I’ve always been a stress-case. I stress about almost everything. I even stress about things I can’t control. I have no explanation why I’m like this other than it’s the way I’m built. Some have said that I need to get in touch with my inner-voice. What the fuck is an inner-voice anyway? I thought only schizophrenics and the satanically possessed have inner-voices. But, apparently, some blessed people, who must have a different nervous system than mine, have an inner-voice that they occasionally chat with from time to time, making them feel relaxed and healthy. I guess I don’t have an inner voice – maybe I need an inner-vention?
Some people that know me have say that I would benefit from meditation. Is it a coincidence that only one letter separates meditation from medication? (I find that vodka and prescription Xanax relieves stress reasonably well.) I’ve tried to meditate, but it was a disaster. It would be easier for me to negotiate peace in the Mideast. Meditation is like trying not to think of the elephant with polka dots. I just can’t do it. Sorry, Maharishi.
Yoga has often been suggested to me as a spiritual and athletic antidote to the stresses of the modern world. The first time I ever tried yoga was on Kenny Vs. Spenny, and it was hot yoga. Hot yoga, or Bikram Yoga is essentially yoga in a sauna. Now yoga in an air conditioned room is a bitch…in a sauna, it’s punishment. It’s hard to describe Bikram Yoga to the uninitiated. Imagine being in a 40 degrees Celsius (105 Fahrenheit) room, while a New Age-sounding instructor takes you through postures that you would only do in real life if you were in Cirque De Soleil. On top of that, the class runs an interminable hour and a half, after which you feel about as close to death as anything you can do on this planet that’s supposed to be good for you. My girlfriend, after much nagging, convinced me to buy 20 Bikram classes. I’m a disciplined person and was determined to work at yoga until I got the desired results; some sort of spiritual awakening and an overdue introduction to my inner-voice.
The first time I went I was surprised at one of the studio rules: Once class has started, you are not allowed to leave the studio. Period. The instructor said we may, if we’re having trouble, sit or lie down, but you absolutely can’t leave. I flashed on Jim Jones and wondered if we weren’t allowed out, whether the paramedics would be allowed in. I’m fairly certain the no-leaving rule compromised my civil rights, but it was supposed to be good for me.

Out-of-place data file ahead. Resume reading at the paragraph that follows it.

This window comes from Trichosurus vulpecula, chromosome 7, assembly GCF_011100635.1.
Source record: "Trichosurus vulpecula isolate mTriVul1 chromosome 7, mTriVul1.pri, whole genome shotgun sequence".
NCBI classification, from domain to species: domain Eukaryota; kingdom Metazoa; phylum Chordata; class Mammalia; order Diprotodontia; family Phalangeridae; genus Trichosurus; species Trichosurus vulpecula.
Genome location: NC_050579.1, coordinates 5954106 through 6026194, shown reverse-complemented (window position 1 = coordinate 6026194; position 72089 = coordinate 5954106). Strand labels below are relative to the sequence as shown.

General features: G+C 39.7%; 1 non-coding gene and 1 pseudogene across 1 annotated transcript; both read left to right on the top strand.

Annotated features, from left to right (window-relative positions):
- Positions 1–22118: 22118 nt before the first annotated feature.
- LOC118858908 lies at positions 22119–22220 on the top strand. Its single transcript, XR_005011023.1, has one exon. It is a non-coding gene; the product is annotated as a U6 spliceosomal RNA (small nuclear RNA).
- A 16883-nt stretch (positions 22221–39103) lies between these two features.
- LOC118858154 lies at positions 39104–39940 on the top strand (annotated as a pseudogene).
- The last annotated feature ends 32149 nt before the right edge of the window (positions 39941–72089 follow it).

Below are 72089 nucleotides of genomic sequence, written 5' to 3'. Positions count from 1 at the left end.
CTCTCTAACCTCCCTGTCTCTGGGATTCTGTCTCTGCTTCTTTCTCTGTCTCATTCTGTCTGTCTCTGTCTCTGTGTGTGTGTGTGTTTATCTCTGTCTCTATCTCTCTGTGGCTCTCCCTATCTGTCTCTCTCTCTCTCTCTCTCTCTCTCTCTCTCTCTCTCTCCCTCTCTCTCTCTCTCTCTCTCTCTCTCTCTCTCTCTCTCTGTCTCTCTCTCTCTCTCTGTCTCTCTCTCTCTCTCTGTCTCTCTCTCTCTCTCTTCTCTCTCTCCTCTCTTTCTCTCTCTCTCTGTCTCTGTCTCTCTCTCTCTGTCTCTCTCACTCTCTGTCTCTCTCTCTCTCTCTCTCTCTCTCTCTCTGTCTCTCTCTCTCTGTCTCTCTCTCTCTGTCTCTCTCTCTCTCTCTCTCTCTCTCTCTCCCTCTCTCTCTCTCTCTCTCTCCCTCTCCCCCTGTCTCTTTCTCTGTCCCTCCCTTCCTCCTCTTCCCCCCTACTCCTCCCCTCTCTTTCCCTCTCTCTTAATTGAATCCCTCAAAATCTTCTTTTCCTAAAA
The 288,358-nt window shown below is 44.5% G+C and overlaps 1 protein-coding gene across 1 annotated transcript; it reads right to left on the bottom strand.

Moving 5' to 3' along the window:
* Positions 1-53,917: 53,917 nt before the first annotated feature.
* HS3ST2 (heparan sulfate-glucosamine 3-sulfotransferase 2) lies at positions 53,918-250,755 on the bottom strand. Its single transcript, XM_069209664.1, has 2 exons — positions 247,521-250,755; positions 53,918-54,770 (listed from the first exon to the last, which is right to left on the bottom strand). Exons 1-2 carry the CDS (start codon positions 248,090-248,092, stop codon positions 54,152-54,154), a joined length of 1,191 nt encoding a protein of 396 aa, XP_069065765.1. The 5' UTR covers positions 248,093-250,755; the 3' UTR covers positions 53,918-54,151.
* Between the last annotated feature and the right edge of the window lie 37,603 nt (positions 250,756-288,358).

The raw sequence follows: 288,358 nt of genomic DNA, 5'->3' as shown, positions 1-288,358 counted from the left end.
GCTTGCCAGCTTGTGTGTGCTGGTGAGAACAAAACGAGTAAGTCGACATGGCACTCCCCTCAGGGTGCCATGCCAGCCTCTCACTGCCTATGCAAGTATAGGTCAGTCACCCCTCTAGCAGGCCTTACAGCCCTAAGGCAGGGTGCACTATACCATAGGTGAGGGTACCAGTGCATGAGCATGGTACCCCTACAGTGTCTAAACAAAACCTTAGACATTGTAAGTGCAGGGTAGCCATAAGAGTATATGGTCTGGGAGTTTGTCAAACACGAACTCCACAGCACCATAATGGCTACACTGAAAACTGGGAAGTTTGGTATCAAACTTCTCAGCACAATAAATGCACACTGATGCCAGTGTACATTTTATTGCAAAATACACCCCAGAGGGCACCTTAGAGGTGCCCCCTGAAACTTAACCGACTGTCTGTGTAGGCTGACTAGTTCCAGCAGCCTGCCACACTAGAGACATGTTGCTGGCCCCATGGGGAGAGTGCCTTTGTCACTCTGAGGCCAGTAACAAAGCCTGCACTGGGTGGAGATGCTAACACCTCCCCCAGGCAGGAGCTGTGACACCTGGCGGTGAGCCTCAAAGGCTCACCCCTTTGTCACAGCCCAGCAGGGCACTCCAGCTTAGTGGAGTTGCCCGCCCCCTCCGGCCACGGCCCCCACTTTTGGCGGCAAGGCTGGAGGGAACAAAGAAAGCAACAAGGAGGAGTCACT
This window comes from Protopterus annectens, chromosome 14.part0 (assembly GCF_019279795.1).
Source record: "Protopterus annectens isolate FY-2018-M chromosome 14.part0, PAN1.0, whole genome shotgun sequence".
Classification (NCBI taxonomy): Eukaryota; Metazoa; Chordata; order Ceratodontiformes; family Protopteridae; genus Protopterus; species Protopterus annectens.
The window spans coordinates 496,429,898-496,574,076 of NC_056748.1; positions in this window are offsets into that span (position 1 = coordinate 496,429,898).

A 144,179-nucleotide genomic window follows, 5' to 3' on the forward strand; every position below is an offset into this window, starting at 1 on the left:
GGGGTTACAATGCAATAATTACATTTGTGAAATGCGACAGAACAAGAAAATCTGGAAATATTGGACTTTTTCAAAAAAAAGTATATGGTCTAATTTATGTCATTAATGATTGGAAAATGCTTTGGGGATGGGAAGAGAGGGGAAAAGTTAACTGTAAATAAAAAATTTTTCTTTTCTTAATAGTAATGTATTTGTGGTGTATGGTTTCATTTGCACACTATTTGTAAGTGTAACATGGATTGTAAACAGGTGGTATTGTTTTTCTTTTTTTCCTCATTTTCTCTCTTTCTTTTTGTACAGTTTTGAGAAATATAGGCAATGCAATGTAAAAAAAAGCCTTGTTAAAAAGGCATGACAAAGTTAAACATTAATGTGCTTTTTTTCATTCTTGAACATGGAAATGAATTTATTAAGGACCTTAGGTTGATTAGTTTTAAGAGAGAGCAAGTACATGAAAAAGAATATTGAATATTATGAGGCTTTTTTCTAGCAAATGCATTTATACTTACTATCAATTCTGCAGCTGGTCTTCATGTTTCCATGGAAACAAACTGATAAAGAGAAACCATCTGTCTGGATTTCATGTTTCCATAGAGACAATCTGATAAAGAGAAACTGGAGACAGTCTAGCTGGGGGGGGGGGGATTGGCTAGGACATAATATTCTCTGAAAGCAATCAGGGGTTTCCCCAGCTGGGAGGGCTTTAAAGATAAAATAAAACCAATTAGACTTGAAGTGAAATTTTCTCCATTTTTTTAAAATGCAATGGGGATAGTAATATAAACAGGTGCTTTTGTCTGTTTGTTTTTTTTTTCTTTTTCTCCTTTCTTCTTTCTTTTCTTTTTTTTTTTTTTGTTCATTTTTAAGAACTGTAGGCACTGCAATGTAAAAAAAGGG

The first five minutes of the class were decent. The next eight-five minutes, not so much. Forget GITMO, Bikram Yoga is serious torture. I think I’d rather be water-boarded. About a half hour into the class the thought occurred to me that a canister of Zyclon B could have been lobbed in and I might not have complained. You know those yogis that set themselves on fire…after a few minutes of Bikram Yoga, I kind of got those guys. During a particularly sadistic posture that would have made Dick Cheney smirk, my inner-voice finally introduced itself to me. Now I like to think myself a fairly nice guy. I screw up a lot, but I at least try to do the right thing most of the time. That’s why I was so surprised when my inner-voice tuned out to be such an asshole.
Here are some excerpts from a one-way conversation between my inner-voice and my Bikram Yoga instructor.
Yoga Instructor: Bring awareness to resistance.
Inner-voice: I’m painfully aware that my body is resisting the pretzel you’re trying to bend me into.
Yoga Instructor: What we do with resistance is a great area for learning.
Inner-voice: I’d prefer math right now… and I fucking hate math.
Yoga Instructor: How we deal with the resistance in our hamstrings, chest and breath can help us better understand how we deal with resistance in the world off of our mats.
Inner-voice: Are you saying that I’m going to be happy about the plugged toilet I have to deal with when I get home?
Yoga Instructor: Close your eyes and bring awareness to your breath.
Inner-voice: I’m aware that I’m breathing. I’m also aware of how much I hate that I’m paying for this. .
Yoga Instructor: Bring your hands together at your heart and bow your head. This honors the inherent wisdom that sits at the heart.
Inner-voice: Does hoping that the dude in front of me doesn’t fart in my face count as inherent wisdom?
Yoga Instructor: In yogic philosophy the aspect of ourselves, is referred to as the Otma, the highest self.
Inner-voice: I Otma call my attorney. .
Yoga Instructor: Listen to the highest self’s intention for your time on the mat today.
Inner-voice: Okay. I’m listening. My highest intention is telling me to strangle the instructor and never come back.
Yoga Instructor: It’s kind of a cool thing to learn how to take care of yourself in this practice of yoga.
Inner-voice: Kind of cool? It’s fucking 105 degrees in here, asshole.
Believe me, I mean no disrespect to the yoga people. I think they’re probably very nice and recycle. I honestly wish Bikram Yoga worked for me…I probably need it more than most. But I have thought of continuing the practice of Yoga, moving to Vegas and have my inner-voice become the new Don Rickles. Namaste, you hockey puck.